A distinction made by McLuhan between media such as print, photographs, radio, and movies (hot media) and media such as speech, cartoons, the telephone, and television (cool media). Hot media are ‘high definition’ because they are rich in sensory data. Cool media are ‘low definition’ because they provide less sensory data and consequently demand more participation or ‘completion’ by the audience (a useful mnemonic is to imagine that hot media are too hot to touch). Note that McLuhan was not referring to the issue of the relative cognitive effort involved in the use of different media. Arguably, in McLuhan's terms, television has grown hotter since the 1960s as its technical picture quality has improved, so these terms are relative. Critics of McLuhan's concept have argued that it reifies the medium, underestimating differences within the same medium; the degree of audience engagement does not depend primarily on the medium itself (although its affordances may play a part), but on its content and the ways in which the medium is used on specific occasions within specific contexts. See alsoMcLuhanism; comparehigh and low involvement.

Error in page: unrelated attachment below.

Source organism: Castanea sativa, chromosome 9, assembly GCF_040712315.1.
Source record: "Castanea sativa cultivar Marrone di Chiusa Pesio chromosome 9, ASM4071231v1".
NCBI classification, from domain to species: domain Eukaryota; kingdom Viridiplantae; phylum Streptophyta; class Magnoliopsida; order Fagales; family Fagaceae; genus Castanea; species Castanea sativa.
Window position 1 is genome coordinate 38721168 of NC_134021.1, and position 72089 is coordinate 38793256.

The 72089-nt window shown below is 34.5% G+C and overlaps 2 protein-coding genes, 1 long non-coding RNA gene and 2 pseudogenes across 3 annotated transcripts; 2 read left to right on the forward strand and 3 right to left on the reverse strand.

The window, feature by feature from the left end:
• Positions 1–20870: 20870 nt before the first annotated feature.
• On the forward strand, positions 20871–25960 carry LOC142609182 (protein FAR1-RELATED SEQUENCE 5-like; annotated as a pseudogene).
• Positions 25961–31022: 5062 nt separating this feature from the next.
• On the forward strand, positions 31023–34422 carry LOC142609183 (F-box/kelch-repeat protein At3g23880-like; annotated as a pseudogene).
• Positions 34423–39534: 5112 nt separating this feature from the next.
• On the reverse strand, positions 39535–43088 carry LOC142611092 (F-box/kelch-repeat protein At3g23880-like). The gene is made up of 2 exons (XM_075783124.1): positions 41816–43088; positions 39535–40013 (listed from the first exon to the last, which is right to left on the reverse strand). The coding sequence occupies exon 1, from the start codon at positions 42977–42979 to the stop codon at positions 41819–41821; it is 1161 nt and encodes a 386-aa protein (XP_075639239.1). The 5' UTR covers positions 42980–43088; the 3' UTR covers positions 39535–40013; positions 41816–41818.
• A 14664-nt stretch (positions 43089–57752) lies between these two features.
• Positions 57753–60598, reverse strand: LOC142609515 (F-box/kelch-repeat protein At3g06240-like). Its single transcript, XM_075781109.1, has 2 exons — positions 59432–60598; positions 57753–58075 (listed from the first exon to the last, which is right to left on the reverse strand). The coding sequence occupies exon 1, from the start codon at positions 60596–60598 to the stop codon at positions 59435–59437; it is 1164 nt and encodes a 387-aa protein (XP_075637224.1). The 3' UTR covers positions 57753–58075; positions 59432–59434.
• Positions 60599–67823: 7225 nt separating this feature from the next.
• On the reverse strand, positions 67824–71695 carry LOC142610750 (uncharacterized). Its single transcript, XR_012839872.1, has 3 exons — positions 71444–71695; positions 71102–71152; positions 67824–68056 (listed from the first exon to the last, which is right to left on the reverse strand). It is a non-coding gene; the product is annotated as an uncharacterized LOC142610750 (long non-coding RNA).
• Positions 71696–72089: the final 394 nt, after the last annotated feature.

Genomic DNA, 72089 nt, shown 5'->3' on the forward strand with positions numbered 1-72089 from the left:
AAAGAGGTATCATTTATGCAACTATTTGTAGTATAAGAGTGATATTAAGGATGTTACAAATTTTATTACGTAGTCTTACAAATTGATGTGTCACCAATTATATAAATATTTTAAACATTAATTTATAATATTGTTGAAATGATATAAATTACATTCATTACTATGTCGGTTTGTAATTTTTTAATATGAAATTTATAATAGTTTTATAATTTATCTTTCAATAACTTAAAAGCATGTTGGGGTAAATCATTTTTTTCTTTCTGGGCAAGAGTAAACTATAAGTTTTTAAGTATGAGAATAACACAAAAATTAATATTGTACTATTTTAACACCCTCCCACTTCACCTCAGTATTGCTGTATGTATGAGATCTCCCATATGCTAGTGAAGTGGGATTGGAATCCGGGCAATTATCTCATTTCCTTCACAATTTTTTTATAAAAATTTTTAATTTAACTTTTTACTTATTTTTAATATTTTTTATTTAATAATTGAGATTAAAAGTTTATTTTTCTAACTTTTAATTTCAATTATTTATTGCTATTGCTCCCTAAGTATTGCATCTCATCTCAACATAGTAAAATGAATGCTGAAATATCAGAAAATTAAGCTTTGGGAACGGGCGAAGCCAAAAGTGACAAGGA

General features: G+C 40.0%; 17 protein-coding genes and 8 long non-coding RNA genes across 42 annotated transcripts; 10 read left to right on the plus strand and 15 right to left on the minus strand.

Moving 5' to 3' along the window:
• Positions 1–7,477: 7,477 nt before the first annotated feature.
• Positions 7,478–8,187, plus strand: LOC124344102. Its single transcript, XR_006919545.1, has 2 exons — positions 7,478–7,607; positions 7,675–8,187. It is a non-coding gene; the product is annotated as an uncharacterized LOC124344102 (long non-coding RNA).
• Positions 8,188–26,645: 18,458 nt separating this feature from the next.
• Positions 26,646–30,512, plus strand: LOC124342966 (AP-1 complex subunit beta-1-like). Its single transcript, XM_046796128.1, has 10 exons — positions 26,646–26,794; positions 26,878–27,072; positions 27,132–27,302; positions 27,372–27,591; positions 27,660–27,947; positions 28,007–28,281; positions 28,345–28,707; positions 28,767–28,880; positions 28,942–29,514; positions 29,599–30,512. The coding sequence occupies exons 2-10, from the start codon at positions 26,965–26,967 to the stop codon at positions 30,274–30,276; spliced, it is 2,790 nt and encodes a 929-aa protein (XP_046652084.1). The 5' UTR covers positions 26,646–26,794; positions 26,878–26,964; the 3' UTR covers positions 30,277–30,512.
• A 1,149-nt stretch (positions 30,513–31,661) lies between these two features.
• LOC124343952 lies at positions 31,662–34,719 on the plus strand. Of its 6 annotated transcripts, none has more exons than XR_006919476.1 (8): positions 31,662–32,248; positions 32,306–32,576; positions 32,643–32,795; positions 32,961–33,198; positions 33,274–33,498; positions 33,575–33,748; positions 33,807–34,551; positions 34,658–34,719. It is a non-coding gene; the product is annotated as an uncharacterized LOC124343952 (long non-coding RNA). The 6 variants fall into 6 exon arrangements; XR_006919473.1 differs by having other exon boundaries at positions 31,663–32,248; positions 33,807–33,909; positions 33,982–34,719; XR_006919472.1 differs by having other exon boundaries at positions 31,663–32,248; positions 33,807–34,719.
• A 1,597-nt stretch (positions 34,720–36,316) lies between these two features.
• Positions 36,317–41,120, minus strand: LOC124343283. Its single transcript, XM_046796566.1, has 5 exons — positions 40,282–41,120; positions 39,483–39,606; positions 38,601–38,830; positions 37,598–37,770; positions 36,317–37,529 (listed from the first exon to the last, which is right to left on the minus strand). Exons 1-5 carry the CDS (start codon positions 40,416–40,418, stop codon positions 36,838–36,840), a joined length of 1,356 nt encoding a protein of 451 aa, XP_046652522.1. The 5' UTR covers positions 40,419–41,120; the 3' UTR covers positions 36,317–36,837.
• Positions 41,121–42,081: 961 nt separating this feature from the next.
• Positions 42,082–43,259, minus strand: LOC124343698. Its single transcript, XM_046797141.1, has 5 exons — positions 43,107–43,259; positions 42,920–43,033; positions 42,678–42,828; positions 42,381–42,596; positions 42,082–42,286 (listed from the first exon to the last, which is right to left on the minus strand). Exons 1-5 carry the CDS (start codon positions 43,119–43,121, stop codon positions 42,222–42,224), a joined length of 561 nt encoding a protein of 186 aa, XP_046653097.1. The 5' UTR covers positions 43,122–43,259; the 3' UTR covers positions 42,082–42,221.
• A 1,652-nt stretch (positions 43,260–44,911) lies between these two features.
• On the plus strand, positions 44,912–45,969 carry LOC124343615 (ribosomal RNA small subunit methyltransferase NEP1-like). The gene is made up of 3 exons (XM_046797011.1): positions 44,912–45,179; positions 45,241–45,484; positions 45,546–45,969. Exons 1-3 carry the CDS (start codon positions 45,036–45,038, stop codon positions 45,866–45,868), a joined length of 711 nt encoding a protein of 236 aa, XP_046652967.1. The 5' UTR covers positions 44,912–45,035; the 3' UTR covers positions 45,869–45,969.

Subjects: Media Studies.